Nowadays, if I pass an Islamic woman wearing a hijab on the streets, I tried to give them knowing smile. I do not know exactly what it is like to be “them” but I’ve had an experience of their culture that is sincere and valued to a point in which my previous “otherness” has been replaced with a sense of “us”. Do Islamic communities have issues of gender equality that need to be addressed? Yes, I do believe they do. But so to does western culture. At the end of the day, whatever culture or religion a person born into, we are all human and our shared humanity far outwards the differences.

One of the reasons I’ve have decided to share my experiences of working in an Islamic school now is because I am highly concerned about the Australian Federal government’s proposed Religious Discrimination Bill 2021. Presumably, the reason I was employed by the Islamic school was because I was the most qualified person interviewed (I found out later that an Islamic Art teacher had also been interviewed). Under Morrison’s bill, I may have missed out on the opportunity and the position given to a Muslim purely on the grounds of religious background alone, in other words, I would have been discriminated against for my religious background. The legal enabling of segregation practices based on religion is harmful on multiple levels.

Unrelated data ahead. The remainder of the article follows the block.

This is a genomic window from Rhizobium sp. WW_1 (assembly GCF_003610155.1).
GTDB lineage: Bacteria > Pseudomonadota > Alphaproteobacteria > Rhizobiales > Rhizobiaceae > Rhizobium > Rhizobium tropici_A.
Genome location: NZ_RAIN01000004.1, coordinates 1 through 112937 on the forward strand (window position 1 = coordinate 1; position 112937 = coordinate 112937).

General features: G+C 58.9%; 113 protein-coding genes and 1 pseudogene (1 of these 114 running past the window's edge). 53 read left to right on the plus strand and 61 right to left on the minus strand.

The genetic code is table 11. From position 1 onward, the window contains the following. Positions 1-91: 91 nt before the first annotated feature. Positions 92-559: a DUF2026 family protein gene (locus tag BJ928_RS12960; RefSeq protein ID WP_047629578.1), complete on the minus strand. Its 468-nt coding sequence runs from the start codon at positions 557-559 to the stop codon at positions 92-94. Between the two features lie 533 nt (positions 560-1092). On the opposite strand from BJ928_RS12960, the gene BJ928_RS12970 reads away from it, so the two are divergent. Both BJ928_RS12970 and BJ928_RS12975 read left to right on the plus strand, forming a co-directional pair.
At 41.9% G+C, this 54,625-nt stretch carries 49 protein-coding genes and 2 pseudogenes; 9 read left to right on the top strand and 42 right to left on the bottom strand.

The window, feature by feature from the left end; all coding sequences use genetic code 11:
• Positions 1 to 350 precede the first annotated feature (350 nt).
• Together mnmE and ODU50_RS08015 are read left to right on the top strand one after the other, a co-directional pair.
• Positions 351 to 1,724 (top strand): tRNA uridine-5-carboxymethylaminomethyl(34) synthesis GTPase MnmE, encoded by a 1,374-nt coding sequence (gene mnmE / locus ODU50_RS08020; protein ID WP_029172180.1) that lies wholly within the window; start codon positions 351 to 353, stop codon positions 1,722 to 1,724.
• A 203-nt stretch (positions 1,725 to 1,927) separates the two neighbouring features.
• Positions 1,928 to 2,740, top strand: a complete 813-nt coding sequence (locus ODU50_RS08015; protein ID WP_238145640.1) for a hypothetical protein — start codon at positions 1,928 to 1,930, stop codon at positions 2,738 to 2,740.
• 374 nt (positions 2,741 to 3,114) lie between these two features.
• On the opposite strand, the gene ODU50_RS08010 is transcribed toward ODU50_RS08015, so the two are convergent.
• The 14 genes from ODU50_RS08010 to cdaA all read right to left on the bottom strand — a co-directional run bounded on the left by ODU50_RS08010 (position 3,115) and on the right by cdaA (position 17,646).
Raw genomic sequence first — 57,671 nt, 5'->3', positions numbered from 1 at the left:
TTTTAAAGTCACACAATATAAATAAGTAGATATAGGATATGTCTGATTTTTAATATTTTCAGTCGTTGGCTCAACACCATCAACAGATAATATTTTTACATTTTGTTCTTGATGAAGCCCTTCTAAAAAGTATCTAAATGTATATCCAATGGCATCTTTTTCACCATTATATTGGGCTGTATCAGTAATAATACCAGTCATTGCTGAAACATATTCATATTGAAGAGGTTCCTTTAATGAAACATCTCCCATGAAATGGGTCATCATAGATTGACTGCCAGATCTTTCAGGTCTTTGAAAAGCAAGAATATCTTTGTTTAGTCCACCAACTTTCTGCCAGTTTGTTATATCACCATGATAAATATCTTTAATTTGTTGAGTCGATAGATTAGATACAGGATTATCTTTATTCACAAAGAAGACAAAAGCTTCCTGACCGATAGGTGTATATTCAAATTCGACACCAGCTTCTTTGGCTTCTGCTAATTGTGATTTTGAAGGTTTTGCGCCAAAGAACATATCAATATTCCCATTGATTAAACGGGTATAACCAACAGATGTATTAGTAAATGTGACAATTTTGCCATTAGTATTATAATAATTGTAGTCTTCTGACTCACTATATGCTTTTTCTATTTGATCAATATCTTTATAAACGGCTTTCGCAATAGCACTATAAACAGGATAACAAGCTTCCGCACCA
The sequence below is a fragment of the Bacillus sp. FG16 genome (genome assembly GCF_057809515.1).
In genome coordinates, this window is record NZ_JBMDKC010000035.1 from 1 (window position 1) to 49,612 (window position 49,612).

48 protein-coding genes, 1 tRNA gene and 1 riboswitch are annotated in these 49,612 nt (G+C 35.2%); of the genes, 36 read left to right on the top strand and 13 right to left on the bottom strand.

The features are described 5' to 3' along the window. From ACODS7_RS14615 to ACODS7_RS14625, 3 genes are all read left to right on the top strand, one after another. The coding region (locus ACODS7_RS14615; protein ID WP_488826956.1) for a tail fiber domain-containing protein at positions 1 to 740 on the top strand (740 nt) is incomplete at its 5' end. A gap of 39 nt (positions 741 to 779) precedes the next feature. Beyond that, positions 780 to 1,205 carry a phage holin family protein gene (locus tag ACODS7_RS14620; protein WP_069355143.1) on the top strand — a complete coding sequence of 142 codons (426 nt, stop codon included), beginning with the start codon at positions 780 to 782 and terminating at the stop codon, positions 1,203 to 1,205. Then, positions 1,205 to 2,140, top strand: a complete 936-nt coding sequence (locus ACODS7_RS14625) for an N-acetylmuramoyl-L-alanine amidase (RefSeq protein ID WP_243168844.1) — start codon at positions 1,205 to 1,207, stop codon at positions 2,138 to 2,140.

My employment at a Muslim school was not a threat to their traditions or values. To think laws need to be made to prevent cross cultural interchanges so as religions can maintain “purity” is ridiculous.